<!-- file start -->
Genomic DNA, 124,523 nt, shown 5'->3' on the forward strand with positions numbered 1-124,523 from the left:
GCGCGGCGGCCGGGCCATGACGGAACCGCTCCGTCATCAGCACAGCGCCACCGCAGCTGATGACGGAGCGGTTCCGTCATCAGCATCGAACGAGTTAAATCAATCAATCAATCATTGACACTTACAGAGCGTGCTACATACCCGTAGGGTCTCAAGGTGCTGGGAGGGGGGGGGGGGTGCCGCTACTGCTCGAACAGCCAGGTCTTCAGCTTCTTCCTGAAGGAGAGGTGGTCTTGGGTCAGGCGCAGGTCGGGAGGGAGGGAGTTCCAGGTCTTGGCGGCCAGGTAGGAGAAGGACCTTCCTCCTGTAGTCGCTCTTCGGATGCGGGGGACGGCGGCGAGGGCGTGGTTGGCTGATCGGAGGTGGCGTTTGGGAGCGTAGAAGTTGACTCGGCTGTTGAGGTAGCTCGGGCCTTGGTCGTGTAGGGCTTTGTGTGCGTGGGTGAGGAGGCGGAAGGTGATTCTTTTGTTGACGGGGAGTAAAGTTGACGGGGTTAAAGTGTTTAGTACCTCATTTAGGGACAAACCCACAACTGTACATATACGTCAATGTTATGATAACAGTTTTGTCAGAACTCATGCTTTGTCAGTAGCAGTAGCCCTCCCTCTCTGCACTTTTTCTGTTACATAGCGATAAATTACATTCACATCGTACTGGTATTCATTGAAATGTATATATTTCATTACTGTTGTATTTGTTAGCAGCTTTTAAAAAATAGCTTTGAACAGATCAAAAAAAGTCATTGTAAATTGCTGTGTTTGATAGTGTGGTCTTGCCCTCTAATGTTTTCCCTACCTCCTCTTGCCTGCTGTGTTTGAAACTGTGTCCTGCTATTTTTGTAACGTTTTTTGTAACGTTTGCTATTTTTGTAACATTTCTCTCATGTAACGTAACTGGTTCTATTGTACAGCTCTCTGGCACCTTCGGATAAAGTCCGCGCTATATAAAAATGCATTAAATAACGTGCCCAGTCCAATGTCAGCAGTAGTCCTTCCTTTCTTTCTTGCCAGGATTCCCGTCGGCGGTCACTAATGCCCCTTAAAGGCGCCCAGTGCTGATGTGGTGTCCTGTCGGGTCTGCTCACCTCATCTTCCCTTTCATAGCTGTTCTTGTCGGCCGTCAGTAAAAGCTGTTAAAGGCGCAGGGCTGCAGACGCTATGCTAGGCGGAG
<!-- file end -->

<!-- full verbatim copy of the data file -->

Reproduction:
Genomic DNA, 124,523 nt, shown 5'->3' on the forward strand with positions numbered 1-124,523 from the left:
GCGCGGCGGCCGGGCCATGACGGAACCGCTCCGTCATCAGCACAGCGCCACCGCAGCTGATGACGGAGCGGTTCCGTCATCAGCATCGAACGAGTTAAATCAATCAATCAATCATTGACACTTACAGAGCGTGCTACATACCCGTAGGGTCTCAAGGTGCTGGGAGGGGGGGGGGGGTGCCGCTACTGCTCGAACAGCCAGGTCTTCAGCTTCTTCCTGAAGGAGAGGTGGTCTTGGGTCAGGCGCAGGTCGGGAGGGAGGGAGTTCCAGGTCTTGGCGGCCAGGTAGGAGAAGGACCTTCCTCCTGTAGTCGCTCTTCGGATGCGGGGGACGGCGGCGAGGGCGTGGTTGGCTGATCGGAGGTGGCGTTTGGGAGCGTAGAAGTTGACTCGGCTGTTGAGGTAGCTCGGGCCTTGGTCGTGTAGGGCTTTGTGTGCGTGGGTGAGGAGGCGGAAGGTGATTCTTTTGTTGACGGGGAGTAAAGTTGACGGGGTTAAAGTGTTTAGTACCTCATTTAGGGACAAACCCACAACTGTACATATACGTCAATGTTATGATAACAGTTTTGTCAGAACTCATGCTTTGTCAGTAGCAGTAGCCCTCCCTCTCTGCACTTTTTCTGTTACATAGCGATAAATTACATTCACATCGTACTGGTATTCATTGAAATGTATATATTTCATTACTGTTGTATTTGTTAGCAGCTTTTAAAAAATAGCTTTGAACAGATCAAAAAAAGTCATTGTAAATTGCTGTGTTTGATAGTGTGGTCTTGCCCTCTAATGTTTTCCCTACCTCCTCTTGCCTGCTGTGTTTGAAACTGTGTCCTGCTATTTTTGTAACGTTTTTTGTAACGTTTGCTATTTTTGTAACATTTCTCTCATGTAACGTAACTGGTTCTATTGTACAGCTCTCTGGCACCTTCGGATAAAGTCCGCGCTATATAAAAATGCATTAAATAACGTGCCCAGTCCAATGTCAGCAGTAGTCCTTCCTTTCTTTCTTGCCAGGATTCCCGTCGGCGGTCACTAATGCCCCTTAAAGGCGCCCAGTGCTGATGTGGTGTCCTGTCGGGTCTGCTCACCTCATCTTCCCTTTCATAGCTGTTCTTGTCGGCCGTCAGTAAAAGCTGTTAAAGGCGCAGGGCTGCAGACGCTATGCTAGGCGGAG